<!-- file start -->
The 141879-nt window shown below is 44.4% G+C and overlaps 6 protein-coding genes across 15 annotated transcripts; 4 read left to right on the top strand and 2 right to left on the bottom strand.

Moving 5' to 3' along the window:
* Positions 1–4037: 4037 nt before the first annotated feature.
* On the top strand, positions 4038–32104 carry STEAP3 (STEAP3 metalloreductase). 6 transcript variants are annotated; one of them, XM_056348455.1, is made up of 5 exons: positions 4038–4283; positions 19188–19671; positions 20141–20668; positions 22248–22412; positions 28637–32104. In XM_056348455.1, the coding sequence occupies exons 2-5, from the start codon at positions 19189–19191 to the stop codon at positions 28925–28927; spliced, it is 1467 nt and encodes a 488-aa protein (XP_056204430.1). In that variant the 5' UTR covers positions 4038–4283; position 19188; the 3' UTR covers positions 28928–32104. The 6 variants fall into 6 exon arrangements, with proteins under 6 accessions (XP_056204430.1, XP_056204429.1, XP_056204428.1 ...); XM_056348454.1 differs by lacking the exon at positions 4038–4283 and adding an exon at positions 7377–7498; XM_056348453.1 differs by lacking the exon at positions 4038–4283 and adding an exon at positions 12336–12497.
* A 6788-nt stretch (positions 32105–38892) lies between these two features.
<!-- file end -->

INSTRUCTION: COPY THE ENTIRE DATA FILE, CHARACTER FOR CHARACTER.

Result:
The 141879-nt window shown below is 44.4% G+C and overlaps 6 protein-coding genes across 15 annotated transcripts; 4 read left to right on the top strand and 2 right to left on the bottom strand.

Moving 5' to 3' along the window:
* Positions 1–4037: 4037 nt before the first annotated feature.
* On the top strand, positions 4038–32104 carry STEAP3 (STEAP3 metalloreductase). 6 transcript variants are annotated; one of them, XM_056348455.1, is made up of 5 exons: positions 4038–4283; positions 19188–19671; positions 20141–20668; positions 22248–22412; positions 28637–32104. In XM_056348455.1, the coding sequence occupies exons 2-5, from the start codon at positions 19189–19191 to the stop codon at positions 28925–28927; spliced, it is 1467 nt and encodes a 488-aa protein (XP_056204430.1). In that variant the 5' UTR covers positions 4038–4283; position 19188; the 3' UTR covers positions 28928–32104. The 6 variants fall into 6 exon arrangements, with proteins under 6 accessions (XP_056204430.1, XP_056204429.1, XP_056204428.1 ...); XM_056348454.1 differs by lacking the exon at positions 4038–4283 and adding an exon at positions 7377–7498; XM_056348453.1 differs by lacking the exon at positions 4038–4283 and adding an exon at positions 12336–12497.
* A 6788-nt stretch (positions 32105–38892) lies between these two features.